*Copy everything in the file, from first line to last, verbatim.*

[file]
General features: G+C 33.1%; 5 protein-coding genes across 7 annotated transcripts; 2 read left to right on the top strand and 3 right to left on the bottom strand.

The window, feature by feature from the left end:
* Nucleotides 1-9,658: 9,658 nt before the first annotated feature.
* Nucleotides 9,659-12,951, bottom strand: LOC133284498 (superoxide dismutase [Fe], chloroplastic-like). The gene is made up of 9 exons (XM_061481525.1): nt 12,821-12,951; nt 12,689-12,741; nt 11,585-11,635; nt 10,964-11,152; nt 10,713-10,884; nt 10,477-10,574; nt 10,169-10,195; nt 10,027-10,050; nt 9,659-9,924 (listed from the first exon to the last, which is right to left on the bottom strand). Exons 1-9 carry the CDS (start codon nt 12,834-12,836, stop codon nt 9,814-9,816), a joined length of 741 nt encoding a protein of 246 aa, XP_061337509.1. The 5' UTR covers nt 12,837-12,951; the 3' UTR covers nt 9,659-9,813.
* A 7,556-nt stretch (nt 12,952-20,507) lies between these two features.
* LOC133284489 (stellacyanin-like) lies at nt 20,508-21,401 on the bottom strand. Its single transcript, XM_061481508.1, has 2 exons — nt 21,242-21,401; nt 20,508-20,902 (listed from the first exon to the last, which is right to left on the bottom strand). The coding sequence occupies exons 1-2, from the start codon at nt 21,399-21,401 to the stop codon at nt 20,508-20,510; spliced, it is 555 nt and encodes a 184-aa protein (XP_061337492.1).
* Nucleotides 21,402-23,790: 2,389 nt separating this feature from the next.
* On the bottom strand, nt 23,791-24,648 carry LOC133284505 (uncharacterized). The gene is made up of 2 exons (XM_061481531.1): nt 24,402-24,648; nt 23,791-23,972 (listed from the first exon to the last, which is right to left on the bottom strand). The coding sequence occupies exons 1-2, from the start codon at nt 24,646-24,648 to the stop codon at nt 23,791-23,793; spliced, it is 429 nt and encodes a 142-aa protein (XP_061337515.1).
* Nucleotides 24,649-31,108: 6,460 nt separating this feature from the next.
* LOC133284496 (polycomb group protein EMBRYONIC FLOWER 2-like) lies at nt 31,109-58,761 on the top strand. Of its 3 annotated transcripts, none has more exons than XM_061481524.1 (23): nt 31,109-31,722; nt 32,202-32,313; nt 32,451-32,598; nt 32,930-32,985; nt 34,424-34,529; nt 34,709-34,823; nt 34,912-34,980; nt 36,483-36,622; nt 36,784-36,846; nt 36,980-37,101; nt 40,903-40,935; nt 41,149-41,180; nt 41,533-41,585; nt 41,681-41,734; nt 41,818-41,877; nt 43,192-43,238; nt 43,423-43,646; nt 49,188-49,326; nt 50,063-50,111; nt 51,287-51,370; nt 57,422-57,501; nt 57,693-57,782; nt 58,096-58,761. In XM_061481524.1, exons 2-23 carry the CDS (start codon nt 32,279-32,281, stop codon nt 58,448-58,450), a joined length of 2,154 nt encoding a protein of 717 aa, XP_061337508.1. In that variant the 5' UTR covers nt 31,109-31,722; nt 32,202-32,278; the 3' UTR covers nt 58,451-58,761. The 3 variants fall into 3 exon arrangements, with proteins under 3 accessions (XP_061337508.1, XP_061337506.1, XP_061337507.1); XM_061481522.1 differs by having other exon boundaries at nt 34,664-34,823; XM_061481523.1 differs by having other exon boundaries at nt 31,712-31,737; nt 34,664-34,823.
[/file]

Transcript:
General features: G+C 33.1%; 5 protein-coding genes across 7 annotated transcripts; 2 read left to right on the top strand and 3 right to left on the bottom strand.

The window, feature by feature from the left end:
* Nucleotides 1-9,658: 9,658 nt before the first annotated feature.
* Nucleotides 9,659-12,951, bottom strand: LOC133284498 (superoxide dismutase [Fe], chloroplastic-like). The gene is made up of 9 exons (XM_061481525.1): nt 12,821-12,951; nt 12,689-12,741; nt 11,585-11,635; nt 10,964-11,152; nt 10,713-10,884; nt 10,477-10,574; nt 10,169-10,195; nt 10,027-10,050; nt 9,659-9,924 (listed from the first exon to the last, which is right to left on the bottom strand). Exons 1-9 carry the CDS (start codon nt 12,834-12,836, stop codon nt 9,814-9,816), a joined length of 741 nt encoding a protein of 246 aa, XP_061337509.1. The 5' UTR covers nt 12,837-12,951; the 3' UTR covers nt 9,659-9,813.
* A 7,556-nt stretch (nt 12,952-20,507) lies between these two features.
* LOC133284489 (stellacyanin-like) lies at nt 20,508-21,401 on the bottom strand. Its single transcript, XM_061481508.1, has 2 exons — nt 21,242-21,401; nt 20,508-20,902 (listed from the first exon to the last, which is right to left on the bottom strand). The coding sequence occupies exons 1-2, from the start codon at nt 21,399-21,401 to the stop codon at nt 20,508-20,510; spliced, it is 555 nt and encodes a 184-aa protein (XP_061337492.1).
* Nucleotides 21,402-23,790: 2,389 nt separating this feature from the next.
* On the bottom strand, nt 23,791-24,648 carry LOC133284505 (uncharacterized). The gene is made up of 2 exons (XM_061481531.1): nt 24,402-24,648; nt 23,791-23,972 (listed from the first exon to the last, which is right to left on the bottom strand). The coding sequence occupies exons 1-2, from the start codon at nt 24,646-24,648 to the stop codon at nt 23,791-23,793; spliced, it is 429 nt and encodes a 142-aa protein (XP_061337515.1).
* Nucleotides 24,649-31,108: 6,460 nt separating this feature from the next.
* LOC133284496 (polycomb group protein EMBRYONIC FLOWER 2-like) lies at nt 31,109-58,761 on the top strand. Of its 3 annotated transcripts, none has more exons than XM_061481524.1 (23): nt 31,109-31,722; nt 32,202-32,313; nt 32,451-32,598; nt 32,930-32,985; nt 34,424-34,529; nt 34,709-34,823; nt 34,912-34,980; nt 36,483-36,622; nt 36,784-36,846; nt 36,980-37,101; nt 40,903-40,935; nt 41,149-41,180; nt 41,533-41,585; nt 41,681-41,734; nt 41,818-41,877; nt 43,192-43,238; nt 43,423-43,646; nt 49,188-49,326; nt 50,063-50,111; nt 51,287-51,370; nt 57,422-57,501; nt 57,693-57,782; nt 58,096-58,761. In XM_061481524.1, exons 2-23 carry the CDS (start codon nt 32,279-32,281, stop codon nt 58,448-58,450), a joined length of 2,154 nt encoding a protein of 717 aa, XP_061337508.1. In that variant the 5' UTR covers nt 31,109-31,722; nt 32,202-32,278; the 3' UTR covers nt 58,451-58,761. The 3 variants fall into 3 exon arrangements, with proteins under 3 accessions (XP_061337508.1, XP_061337506.1, XP_061337507.1); XM_061481522.1 differs by having other exon boundaries at nt 34,664-34,823; XM_061481523.1 differs by having other exon boundaries at nt 31,712-31,737; nt 34,664-34,823.